Thursday, July 30, 2009

Dive on in, the water's warm!

You don't live near the Deschutes River for long before you become leery of that come-on.

To me, all this talk of recovery and green shoots is just fine. But I'll watch everyone else dive in, and I'll watch comfortably from the shore.

I see no sign of recovering in my store. I'm exactly the same pace down (about 20%) that I have been over the last year or so. I am getting large numbers of people in the door, but very few buyers. I can't be totally sure it's not my store, but since my inventory is --if anything -- better than it was a couple of years ago, that seems unlikely.

Plus I hear verbal evidence that people are being frugal. Putting stuff back after they are quoted a price.

Because of the seasonality of the Bend economy, even if there is some kind of recovery, we wouldn't be seeing most of it until next summer. Maybe an uptick at Christmas, but I doubt it.

Meanwhile, we have the off season.

Something that no one is talking about, but which seems super important to me.

I started seeing the steepest declines in September of last year, about the time of Lehman Brothers going under. Up until now, the declines in sales have been compared to a slow 2008. Starting in September, we'll be comparing to a cliff-diving September of last year.

Another drop from there really would be significant.

7 comments:

blackdog said...

In tough times the non-essential purchases are what gets dropped first. I can't think of any merchandise that's less essential than the sort of stuff you sell, Dunc. (Meaning no disrespect -- I know it's high quality and all that, but it's certainly stuff people can live without.) So your sales might not be the best gauge of how the economy in general is doing. A better gauge would be sales of essential and semi-essential items -- clothing, cars, household appliances. I suspect we'll see an uptick in such items before we see one in things like comic books and fantasy action figures.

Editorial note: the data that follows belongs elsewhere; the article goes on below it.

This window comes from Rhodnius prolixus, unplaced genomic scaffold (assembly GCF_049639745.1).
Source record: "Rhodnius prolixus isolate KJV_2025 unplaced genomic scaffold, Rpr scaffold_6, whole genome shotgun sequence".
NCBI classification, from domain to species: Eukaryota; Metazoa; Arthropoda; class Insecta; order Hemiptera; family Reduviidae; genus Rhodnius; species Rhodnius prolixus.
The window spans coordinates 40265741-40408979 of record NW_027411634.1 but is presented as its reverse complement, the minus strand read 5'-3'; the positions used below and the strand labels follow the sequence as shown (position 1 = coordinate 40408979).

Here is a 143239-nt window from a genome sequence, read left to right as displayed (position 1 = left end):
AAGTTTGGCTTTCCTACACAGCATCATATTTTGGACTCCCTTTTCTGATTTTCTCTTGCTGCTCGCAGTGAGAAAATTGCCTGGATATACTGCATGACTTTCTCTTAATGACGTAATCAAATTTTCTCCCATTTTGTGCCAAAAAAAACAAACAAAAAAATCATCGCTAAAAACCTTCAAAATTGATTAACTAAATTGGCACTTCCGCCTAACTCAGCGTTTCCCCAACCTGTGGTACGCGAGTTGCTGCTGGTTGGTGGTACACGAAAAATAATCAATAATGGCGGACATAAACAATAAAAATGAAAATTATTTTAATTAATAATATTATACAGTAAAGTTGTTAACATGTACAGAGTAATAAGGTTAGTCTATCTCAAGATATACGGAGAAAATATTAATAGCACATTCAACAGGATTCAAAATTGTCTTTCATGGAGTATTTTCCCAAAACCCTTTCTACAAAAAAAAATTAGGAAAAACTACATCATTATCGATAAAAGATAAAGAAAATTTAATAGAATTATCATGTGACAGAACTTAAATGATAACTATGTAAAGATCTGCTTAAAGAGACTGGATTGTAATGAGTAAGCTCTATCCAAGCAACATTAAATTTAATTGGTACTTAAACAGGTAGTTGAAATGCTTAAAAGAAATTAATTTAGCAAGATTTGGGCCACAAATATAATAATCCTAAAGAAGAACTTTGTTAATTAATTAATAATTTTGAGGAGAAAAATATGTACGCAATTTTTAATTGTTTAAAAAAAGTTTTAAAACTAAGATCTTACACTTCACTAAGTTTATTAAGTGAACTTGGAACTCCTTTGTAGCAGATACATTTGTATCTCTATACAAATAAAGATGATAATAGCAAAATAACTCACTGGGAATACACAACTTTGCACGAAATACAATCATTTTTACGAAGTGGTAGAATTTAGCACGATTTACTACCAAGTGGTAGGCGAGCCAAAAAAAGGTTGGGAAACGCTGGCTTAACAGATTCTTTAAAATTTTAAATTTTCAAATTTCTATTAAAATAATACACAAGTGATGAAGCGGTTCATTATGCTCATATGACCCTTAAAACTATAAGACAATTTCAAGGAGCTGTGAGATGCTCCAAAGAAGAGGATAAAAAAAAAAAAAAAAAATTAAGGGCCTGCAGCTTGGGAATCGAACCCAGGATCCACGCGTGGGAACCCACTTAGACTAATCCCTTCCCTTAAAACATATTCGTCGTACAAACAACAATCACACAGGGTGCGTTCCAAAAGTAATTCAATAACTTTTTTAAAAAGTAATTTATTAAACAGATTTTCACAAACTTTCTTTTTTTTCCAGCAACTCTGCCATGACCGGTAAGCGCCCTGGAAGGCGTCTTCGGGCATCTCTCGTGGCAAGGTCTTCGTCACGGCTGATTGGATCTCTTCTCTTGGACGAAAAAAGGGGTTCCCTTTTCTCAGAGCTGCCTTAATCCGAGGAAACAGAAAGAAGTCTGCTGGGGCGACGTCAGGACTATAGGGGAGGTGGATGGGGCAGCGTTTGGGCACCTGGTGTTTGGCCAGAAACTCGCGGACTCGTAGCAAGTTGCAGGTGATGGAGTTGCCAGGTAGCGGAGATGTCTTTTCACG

Duncan McGeary said...

I think what I sell is almost outside the normal market.

I've done well when the rest of the country was doing poorly, and poorly when the rest of the country was doing well.

This is the first time that I've seen the actual one on one correlation with the outside economy.

I don't think people not spending vacation is going to change, whether they are buying essential or non-essential stuff.

You should see the number of Powell's candy bags I see!

Duncan McGeary said...

Business is business. Just because I sell comics doesn't mean I can't figure out what's going on.

Like I said, anyone is welcome to think it's getting better.

But I see what's going on downtown, and it's worse than you think. We already have a bet about that....

Duncan McGeary said...

We keep having this conversation.

To me, books are a necessity. Yes, even comic books.

New clothes are a luxury.

Besides, what downtown is "essential" because I'm talking about downtown.

blackdog said...

"Like I said, anyone is welcome to think it's getting better."

I don't think it is yet. I just don't see the future in quite such apocalyptic terms as you do.

"We already have a bet about that...."

No we don't, because we never agreed on what we were betting on, other than "I'm right and you're wrong," and without a definition of what constitutes "right" in this context it's a meaningless bet.

But if you want to propose something SPECIFIC and MEASURABLE to bet on, I'm your huckleberry.

"To me, books are a necessity. Yes, even comic books. New clothes are a luxury."

I would venture to guess that given a choice between buying school clothes for the kids and comic books for themselves, 99.9% of consumers would buy the clothes.

tim said...

"I would venture to guess that given a choice between buying school clothes for the kids and comic books for themselves, 99.9% of consumers would buy the clothes."

You don't seem to understand comic book buyers.

Bend Economy Man said...

I bought plenty of baseball cards at Pegasus in the '80s when the economy was in the dumps. Was it "fiscally responsible"? No. But very few kids are fiscally responsible.

The nonessentials that I think are really being hammered now are the bigger-ticket items that Joe Sixpack typically takes out credit to buy. I'm thinking RVs, motorsport toys, furniture, appliances. Applying for a loan is a "reality check" where a third party steps in and evaluates your ability to repay.

But I think that the tendency to blow money on stuff you don't need is not something that poverty cures. The things that the money gets blown on just move downmarket.